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Chapter 24, Section 4: The Failed Peace

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1 Chapter 24, Section 4: The Failed Peace
Main Idea: President Woodrow Wilson went to the Paris Peace Conference with high hopes but failed to achieve his goal of a just and lasting peace.

2 A. Wilson’s Plan for Peace
The Fourteen Points- Wilson’s plan for peace; meant to prevent international problems from causing another war Key Goals: no secret alliances (cause of WWI) freedom of seas (cause of US in WWI) reduce militaries (anti-militarism) self-determination (decide your own form of govt – anti-imperialism) League of Nations (world peace) Weaknesses-too vague and unrealistic

3 B. The Paris Peace Conference
The “Big Four”-Wilson(US), George(GB), Clemenceau(France), Orlando (Italy) Wilson wanted “peace without victory.” Other 3 wanted revenge/harsh treatment for Germany. Treaty of Versailles (June 1919)-Germany was not represented at the talks, but was forced to sign the treaty (very harsh): Germany was Blamed for war had to pay for damages(Reparations), was disArmed, and lost all of its colonies/Territory (given to Allies). 3 new nations were created in E. Europe: Poland, Czechoslovakia, Yugoslavia. The League of Nations is created (world peace).

4 German Territorial Losses: 1919-1921



7 What were the four MAIN, or “root” causes of World War I?
How did the Treaty of Versailles contribute to the start of WWII? World War I World War II Nationalism Militarism Imperialism Alliances

8 - Germany was forced to:
Versailles Treaty - Germany was forced to: · take full blame for the war · completely disarm · pay huge reparations to the Allies · give up it’s colonies to the Allies * Germany was an angry, humiliated nation, setting the stage for World War II.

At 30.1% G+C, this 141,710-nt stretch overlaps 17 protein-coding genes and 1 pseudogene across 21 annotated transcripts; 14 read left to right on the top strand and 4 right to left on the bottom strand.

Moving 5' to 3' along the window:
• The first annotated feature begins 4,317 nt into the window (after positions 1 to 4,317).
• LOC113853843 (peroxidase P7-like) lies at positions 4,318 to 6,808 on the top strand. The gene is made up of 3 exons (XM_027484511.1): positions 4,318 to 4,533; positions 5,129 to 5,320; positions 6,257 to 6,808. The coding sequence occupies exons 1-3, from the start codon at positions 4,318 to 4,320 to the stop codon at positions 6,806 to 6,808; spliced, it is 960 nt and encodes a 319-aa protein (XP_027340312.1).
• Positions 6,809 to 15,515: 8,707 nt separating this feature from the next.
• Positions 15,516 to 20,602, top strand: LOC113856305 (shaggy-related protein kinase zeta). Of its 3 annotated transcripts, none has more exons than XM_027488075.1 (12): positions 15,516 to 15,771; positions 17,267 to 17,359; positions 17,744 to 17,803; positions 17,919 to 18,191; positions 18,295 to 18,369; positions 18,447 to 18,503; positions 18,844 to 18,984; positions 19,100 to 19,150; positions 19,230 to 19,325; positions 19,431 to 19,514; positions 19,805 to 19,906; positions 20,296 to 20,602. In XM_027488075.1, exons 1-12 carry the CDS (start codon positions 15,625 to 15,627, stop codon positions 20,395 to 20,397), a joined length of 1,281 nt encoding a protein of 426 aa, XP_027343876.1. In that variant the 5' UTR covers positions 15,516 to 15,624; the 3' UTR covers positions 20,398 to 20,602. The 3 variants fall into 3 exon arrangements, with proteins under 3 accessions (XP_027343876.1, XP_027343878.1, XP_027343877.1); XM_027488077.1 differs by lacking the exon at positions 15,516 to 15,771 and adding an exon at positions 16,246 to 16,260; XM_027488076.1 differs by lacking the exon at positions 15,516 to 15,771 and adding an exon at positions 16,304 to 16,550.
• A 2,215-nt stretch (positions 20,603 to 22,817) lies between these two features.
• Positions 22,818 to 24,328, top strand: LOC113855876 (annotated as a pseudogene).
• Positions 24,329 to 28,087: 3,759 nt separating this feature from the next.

9 Treaty of Versailles Leads to WWII
Germany not represented, but forced to sign treaty Germany blamed for war; had to pay for damages Germany disarmed & loses its colonies Treaty of Versailles Leads to WWII


11 - The Allies agreed to form the League of Nations.


13 C. The Senate and the Treaty
Many Americans, led by Sen. Henry Cabot Lodge, opposed the treaty because of the League of Nations. They wanted to avoid further involvement in European affairs (isolationism) Wilson went on a speaking tour to promote the League and drum up support, but suffered a stroke that left him bed-ridden In 11/19, the Senate rejects the Versailles Treaty and, with it, the League of Nations. The U.S. will sign its own treaty with Germany in 1921 and the League will eventually fail because it is too weak without the U.S.


15 Senator Henry Cabot Lodge objected to many parts of the treaty for the following reasons.
· Lodge believed that the League of Nations should not have to protect any nation whose territory was threatened. · He believed that the U.S. should remain independent of the League of Nations. · He also felt that Congress should have the power to decide whether or not to follow the League of Nations. * Pres. Wilson refused to compromise on the treaty. * In November of 1919 the Senate rejected the Versailles Treaty.

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